NOTABLE: Seavey dominated the final stage of the Eldora Dirt Derby, but a poor lane selection on the next-to-last restart cost him the lead. Restarting fourth on the final run, he was shuffled further back through the field to finish eighth, but came within four laps of winning in his Truck debut. Seavey was coming off a win at Sweet Springs (Missouri) Motor Complex, which gave him the overall victory in the USAC Mid-Atlantic Midget Week points standings.

QUOTE OF THE NIGHT: “I wasn’t going to wear him out; I wasn’t just gonna wreck him for the win. We rubbed. I definitely let it float all the way to the wall and I’m sorry about that; it’s not how I race. But this means so much to win at Eldora. … This is our Daytona for dirt guys.” Chase Briscoe on FoxSports1.

WHAT’S NEXT: Gander Outdoors 150 at Pocono Raceway at 1 p.m. ET on July 28 on FS1.

NASCAR America: Kyle Busch would like to see more Xfinity, Truck short track races

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With the Camping World Truck Series racing their high-profile dirt race at Eldora Speedway, it opened up the question about whether the Cup or Xfinity series should also make a return to dirt.

That was a question for this week’s Bump & Run feature, and Kyle Busch also had an opportunity to weigh in Wednesday night on NASCAR America.

“I’m cool with it. I think it would be fun to see, one,” Busch said. “Two, I think it’s great that the trucks have that; let’s leave it special for the trucks.

“(The trucks) haul around dirt all the time. My Toyota Camry … ain’t gonna go around out there and haul around dirt.”

So, if Eldora doesn’t make Busch’s cut for a new venue on the Cup schedule, what would?

“I don’t know how you bring back the other venues and make it successful,” Busch said, mostly because of the limited infrastructure and seating capacity.

And while Busch is not supportive of tracks that previously held Cup races getting another date, he does believe there are options for NASCAR to explore.

“I think Trucks and Xfinity should be doing more of that than the mile-and-a-half stuff,” Busch continued. “Trucks and Xfinity should go to the Pensacolas, go to the Nashvilles, go to South Boston, go to Hickory … and make those races that anybody can sign up to run.”

For more, watch the video above.

Follow Dan Beaver on Twitter.

Alex Bowman primed for playoff battle

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Any victory would be special for Alex Bowman. Not only would it be his first in Cup but also secure a playoff spot this season. But should that win come in two weeks at Watkins Glen, there would be extra reason to make that victory meaningful.

Wednesday on NASCAR America, Bowman unveiled the Nationwide Children’s Hospital car that he’ll drive next month at Watkins Glen. The car features 28 butterflies. A butterfly in flight represents optimism at the Nationwide Children’s Hospital, which has a staff of more than 13,000 providing state-of-the-art pediatric care during more than 1.4 million patient visits annually.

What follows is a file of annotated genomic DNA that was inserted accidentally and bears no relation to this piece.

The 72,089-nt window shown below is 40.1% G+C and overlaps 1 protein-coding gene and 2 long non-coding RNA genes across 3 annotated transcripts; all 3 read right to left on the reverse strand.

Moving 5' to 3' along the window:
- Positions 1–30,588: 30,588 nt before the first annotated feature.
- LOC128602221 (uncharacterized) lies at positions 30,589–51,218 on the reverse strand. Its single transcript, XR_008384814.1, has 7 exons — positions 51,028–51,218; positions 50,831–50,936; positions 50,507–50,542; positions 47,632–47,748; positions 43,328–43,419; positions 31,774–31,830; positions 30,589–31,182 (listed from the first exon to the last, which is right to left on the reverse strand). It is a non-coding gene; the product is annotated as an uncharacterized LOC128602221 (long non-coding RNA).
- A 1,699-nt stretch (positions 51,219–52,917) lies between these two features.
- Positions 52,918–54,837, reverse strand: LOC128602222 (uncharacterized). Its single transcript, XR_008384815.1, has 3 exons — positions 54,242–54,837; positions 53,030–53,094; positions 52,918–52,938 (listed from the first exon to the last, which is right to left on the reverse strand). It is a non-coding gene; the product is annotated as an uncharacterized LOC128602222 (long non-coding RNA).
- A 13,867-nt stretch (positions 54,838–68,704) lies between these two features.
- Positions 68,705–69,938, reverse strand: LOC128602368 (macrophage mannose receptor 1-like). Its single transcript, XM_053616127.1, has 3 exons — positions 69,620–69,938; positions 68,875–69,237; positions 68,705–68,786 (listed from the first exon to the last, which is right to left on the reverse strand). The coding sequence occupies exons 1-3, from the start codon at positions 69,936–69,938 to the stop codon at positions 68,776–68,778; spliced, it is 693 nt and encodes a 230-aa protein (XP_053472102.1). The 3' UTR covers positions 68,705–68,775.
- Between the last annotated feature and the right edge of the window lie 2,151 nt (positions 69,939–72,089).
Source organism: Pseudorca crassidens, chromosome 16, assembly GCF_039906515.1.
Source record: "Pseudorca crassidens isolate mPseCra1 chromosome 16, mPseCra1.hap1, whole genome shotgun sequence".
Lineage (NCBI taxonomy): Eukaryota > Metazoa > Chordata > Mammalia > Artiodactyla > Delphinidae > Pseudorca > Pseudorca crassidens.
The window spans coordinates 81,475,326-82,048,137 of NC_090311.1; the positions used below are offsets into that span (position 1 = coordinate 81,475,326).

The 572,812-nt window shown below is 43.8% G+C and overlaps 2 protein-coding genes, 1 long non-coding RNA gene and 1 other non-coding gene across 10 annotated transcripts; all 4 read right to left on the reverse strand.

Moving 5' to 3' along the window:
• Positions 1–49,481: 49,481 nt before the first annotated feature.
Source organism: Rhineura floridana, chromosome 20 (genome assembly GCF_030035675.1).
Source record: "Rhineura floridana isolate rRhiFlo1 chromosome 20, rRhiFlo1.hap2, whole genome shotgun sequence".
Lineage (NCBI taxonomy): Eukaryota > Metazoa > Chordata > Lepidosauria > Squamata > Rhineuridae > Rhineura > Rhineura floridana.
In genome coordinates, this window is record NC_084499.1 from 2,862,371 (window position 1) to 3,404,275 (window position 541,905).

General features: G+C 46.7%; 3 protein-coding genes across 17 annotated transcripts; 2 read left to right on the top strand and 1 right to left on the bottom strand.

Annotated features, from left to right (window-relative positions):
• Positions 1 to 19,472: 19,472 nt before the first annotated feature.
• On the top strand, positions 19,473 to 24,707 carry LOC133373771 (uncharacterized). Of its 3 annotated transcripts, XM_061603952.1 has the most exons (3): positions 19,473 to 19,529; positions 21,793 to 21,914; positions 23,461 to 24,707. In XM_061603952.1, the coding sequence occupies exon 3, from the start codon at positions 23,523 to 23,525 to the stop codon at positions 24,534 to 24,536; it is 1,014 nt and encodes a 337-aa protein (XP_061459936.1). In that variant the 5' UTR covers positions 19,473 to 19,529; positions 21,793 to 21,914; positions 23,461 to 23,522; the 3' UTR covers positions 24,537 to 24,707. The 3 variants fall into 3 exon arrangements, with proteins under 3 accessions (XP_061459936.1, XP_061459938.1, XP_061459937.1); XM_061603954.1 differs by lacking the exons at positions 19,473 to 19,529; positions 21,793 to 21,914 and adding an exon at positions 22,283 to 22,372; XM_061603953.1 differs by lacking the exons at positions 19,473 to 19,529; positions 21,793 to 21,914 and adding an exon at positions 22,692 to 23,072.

“Going to the Children’s Hospital, it’s amazing to see what they do for the kids and how little things that they do just keep the kids that much happier,” Bowman told NBC Sports. “It’s just amazing to see what they do and see how much the sports programs have raised for the Children’s Hospital through Nationwide. It’s really special just to be a small part of that, to have any role in putting smiles on kids faces.

“I would say if we were able to win with the Children’s Hospital car, it would be really special. It’s more having a patient champion’s name on the door, what it could mean to them.”

Before Bowman races at Watkins Glen, he has this weekend’s race at New Hampshire Motor Speedway (2 p.m. ET on NBCSN) and then Pocono the following week.

After his last-place finish at Kentucky last weekend, he leads Ricky Stenhouse Jr. by nine points and Paul Menard by 23 for that final playoff spot.

“I’m doing all that I can, and I feel like I’m doing my part,” Bowman said. “Obviously we’ve been off this year and we need to get better. Pressure for me really comes from me. I want to run better.

“There’s not a lot of added pressure from the team, the crew or media, really. I just want to run well and give the fans something to cheer for. Pressure comes from myself. I want to make the playoffs really bad, but I don’t want to make the playoffs and get eliminated in the first round.

“I want to make the playoffs and make a statement there. I think we could do that. We’re on a path to getting better. Kentucky obviously was rough for us, as the 88 team and as a company.”

Bowman also is confident in how his team stacks up against Stenhouse’s team and Menard’s team.

“Obviously, there’s a lot of pressures on those guys to try to erase that gap,” Bowman said. “Hopefully we can make them make mistakes by keeping the pressure on them, too.”

“I feel like we’ve got better race cars than the 17 (Stenhouse) most weeks, and we’ve got to better execution than the 21 (Menard) for the most part, if we can continue that.”